I’m a super-commuter — I travel across 4 states to work in NYC and my salary is worth it

It takes a lot of work for Kyle Rice to get to work.

But for a six-figure salary, the suburban father of two doesn’t mind spending over $1,500 a month and traveling across four states for his 125-mile commute into the concrete jungle. 

“Come with me as I do a super commuter from Wilmington to my job in Manhattan in New York City,” said Kyle Rice, an EMS software developer from New Castle, Delaware, inviting over 1.4 million TikTok viewers to join his two-hour trek. 

Rice went viral after sharing visuals of his 2-hour super commute across four states to work in Manhattan. @kylerice23/TikTok

“I commute through 4 states and a total of 240 miles round trip,” he added in the caption of the click-worthy clip, which saw him catch a 6:00 am train from Delaware, through Pennsylvania, New Jersey and into New York. 

The married dad of two is in the growing number of 9-to-5ers who routinely sacrifice sleep, silence and the comforts of suburbia as NYC super commuters. 

Rather than taking a full-time position in their home states, non-New Yorkers like Rice prefer hauling tail into the Big Apple for big paychecks. 

Upper West Side beautician Kaitlin Jay, 30, previously told The Post that making the biweekly, 700-mile trip from her home in Charlotte, North Carolina into the city — where she styles swanky strands for upwards of $100 a head near Central Park —  affords her a dream life. 

And journalist Chip Cutter signed himself up for a similarly strenuous shuffle, hiking from Columbus, Ohio into midtown three times a week in an effort to hold down his high-paying post at a newspaper. 

Money plays a major role in Rice’s home-to-office runs, too. 

Rice now commands a six-figure income despite having to make the over 2-hour commute into Manhattan. Kyle Rice / Linkedin

He did not immediately respond to The Post’s request for comment. 

“I don’t have to worry about the high cost of living in NYC,” the millennial told Business Insider. “The average one-bedroom in Manhattan is $4,443, three times my mortgage of $1,400.”

“I live in a suburban area with all the benefits of urban pay.”

Rice served as a critical care paramedic in Delaware for 15 years before accepting a lofty position in Lower Manhattan this February. 

Despite his love for treating patients, the longtime ambulance attendant wanted to explore the tech side of EMS healthcare at Muru — a company in the Financial District that offers an app for protocol arrogating to medical providers.

And Rice, who’s doubled his annual income since taking the role, takes the lengthy, twice-weekly journey in order to get the job done. 


Come with me as I commute from Wilmington, DE to Manhattan NYC to work. I commute through 4 states and a total of 240 ish miles round trip. I’m a Paramedic working for a tech company, Muru, that provides an app for Protocol arrogating for providers. Where I work as a “Protocol Architect” we cover the entire New York State EMS system, and parts of the Department of Defense. #fyp#fyp#commuterlife#nyc#delaware#amtrak#myday#paramedic#travel#work#worklife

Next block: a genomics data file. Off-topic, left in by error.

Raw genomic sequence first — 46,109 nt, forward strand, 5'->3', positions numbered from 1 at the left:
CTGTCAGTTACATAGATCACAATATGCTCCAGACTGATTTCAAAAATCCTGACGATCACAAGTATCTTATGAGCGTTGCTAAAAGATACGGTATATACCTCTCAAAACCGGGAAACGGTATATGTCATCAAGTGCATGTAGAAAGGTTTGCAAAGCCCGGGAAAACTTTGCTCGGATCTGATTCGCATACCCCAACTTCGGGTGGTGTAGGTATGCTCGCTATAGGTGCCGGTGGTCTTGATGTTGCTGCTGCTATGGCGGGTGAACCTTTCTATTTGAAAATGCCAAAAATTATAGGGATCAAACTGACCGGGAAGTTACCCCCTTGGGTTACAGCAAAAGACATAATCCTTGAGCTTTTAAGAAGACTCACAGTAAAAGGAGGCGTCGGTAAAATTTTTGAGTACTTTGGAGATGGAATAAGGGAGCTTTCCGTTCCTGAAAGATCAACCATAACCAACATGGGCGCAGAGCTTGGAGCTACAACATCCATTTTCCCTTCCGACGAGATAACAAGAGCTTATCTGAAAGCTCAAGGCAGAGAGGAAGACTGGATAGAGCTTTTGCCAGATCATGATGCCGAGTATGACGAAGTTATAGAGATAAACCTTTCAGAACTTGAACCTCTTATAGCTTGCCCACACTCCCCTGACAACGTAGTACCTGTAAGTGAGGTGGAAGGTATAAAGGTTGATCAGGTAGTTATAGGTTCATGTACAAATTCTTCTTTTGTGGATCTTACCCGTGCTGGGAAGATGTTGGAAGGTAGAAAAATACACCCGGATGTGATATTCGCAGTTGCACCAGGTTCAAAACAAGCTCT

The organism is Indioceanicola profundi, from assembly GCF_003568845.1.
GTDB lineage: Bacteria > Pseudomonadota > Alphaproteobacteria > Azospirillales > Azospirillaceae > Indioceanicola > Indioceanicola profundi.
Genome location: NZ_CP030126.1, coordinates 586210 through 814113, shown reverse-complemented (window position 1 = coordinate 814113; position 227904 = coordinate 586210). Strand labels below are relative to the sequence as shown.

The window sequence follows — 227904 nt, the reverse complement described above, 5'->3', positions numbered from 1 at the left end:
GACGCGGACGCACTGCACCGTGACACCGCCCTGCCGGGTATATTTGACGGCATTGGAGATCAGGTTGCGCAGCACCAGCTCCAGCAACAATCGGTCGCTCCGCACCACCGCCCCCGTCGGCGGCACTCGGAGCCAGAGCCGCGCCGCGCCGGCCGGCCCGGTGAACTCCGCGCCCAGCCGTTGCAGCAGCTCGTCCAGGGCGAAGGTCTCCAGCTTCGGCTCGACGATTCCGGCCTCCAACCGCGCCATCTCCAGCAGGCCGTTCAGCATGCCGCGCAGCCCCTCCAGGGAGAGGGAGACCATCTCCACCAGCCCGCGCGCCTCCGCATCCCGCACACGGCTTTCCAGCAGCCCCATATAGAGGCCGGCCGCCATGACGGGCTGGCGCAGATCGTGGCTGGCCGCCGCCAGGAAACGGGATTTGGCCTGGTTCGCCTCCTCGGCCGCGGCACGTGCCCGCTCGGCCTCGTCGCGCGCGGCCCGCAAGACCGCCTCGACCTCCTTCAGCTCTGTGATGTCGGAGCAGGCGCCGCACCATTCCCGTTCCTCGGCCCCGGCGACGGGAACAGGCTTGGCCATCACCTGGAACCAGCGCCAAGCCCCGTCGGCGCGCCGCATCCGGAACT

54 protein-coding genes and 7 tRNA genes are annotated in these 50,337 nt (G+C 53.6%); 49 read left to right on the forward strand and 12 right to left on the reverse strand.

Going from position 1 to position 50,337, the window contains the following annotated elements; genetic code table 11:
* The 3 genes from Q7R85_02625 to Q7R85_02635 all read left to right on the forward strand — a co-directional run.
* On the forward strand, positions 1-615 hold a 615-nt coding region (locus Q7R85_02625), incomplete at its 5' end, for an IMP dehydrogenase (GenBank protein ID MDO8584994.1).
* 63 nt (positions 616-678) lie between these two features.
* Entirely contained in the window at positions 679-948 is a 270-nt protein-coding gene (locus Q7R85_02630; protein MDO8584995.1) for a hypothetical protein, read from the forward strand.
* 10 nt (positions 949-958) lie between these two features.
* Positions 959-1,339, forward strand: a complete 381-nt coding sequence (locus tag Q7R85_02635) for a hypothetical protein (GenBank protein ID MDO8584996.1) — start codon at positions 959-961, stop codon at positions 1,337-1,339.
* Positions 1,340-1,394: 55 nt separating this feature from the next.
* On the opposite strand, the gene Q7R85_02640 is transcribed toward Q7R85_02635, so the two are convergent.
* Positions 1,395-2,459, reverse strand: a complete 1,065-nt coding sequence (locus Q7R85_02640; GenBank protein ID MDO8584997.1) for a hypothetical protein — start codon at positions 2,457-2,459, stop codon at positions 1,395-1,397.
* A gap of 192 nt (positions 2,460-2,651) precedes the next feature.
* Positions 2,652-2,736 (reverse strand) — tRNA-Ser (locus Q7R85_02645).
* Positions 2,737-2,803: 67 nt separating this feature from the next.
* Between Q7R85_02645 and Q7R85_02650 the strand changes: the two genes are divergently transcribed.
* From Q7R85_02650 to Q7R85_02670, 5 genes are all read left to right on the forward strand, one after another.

♬ original sound – Kyle Rice

“I leave my house at 6:15 a.m. and drive eight minutes to the train station in Wilmington to catch the 6:33 a.m. Amtrak train to Newark Penn Station,” he said. 

“The ride is around an hour and 37 minutes.”

During the jaunt, Rice enjoys either catching a few extra Zs with his inflatable neck pillow and blackout shades, getting a head start on work tasks or chatting with folks in diner cars. 

“After that, I get on the PATH train to the World Trade Center, which takes 30 minutes,” continued the mover and shaker, who monthly spends a combined $1,510 on his unlimited Amtrack and PATH passes. 

Getting to and from work costs Rice over $1,500 a month. NurPhoto via Getty Images

Thankfully, his employer offers “commuter benefits,” which slightly quells the sting of the pricy back-and-forth. 

“I step outside the Oculus at around 8:35 a.m. and walk a block to my office,” added Rice. “If there are no delays, I’m often one of the first to arrive in the morning.”

When taking the job, Rice rationalized that his commute would actually be shorter than someone who actually lives in New York.

“I calculated my commute versus someone living in Long Island,” he told Insider. “It came out to be roughly the same amount of time.”

After a full day of work, the boundless breadwinner does his entire super commute in reverse, returning home to Delaware for dinner, chores and family time at around 7:30 p.m. each night. 

And while the schlepping can be a bit of a bug — especially due to unexpected train delays — Rice says the hustle and bustle is well worth it. 

Rice is grateful to get home at a decent hour, allowing him to enjoy some quality time with his wife and kids before bed. @kylerice23/TikTok

“I don’t think I’ll ever tire of watching the sunrise as the train pulls into Newark or seeing the Manhattan skyline off in the distance,” he mused. 

“Whenever the commute frustrates me, I remember how grateful I feel that I can pass through a handful of states on my way to work,” added Rice. 

“I just stay present on the ride and just enjoy the view.”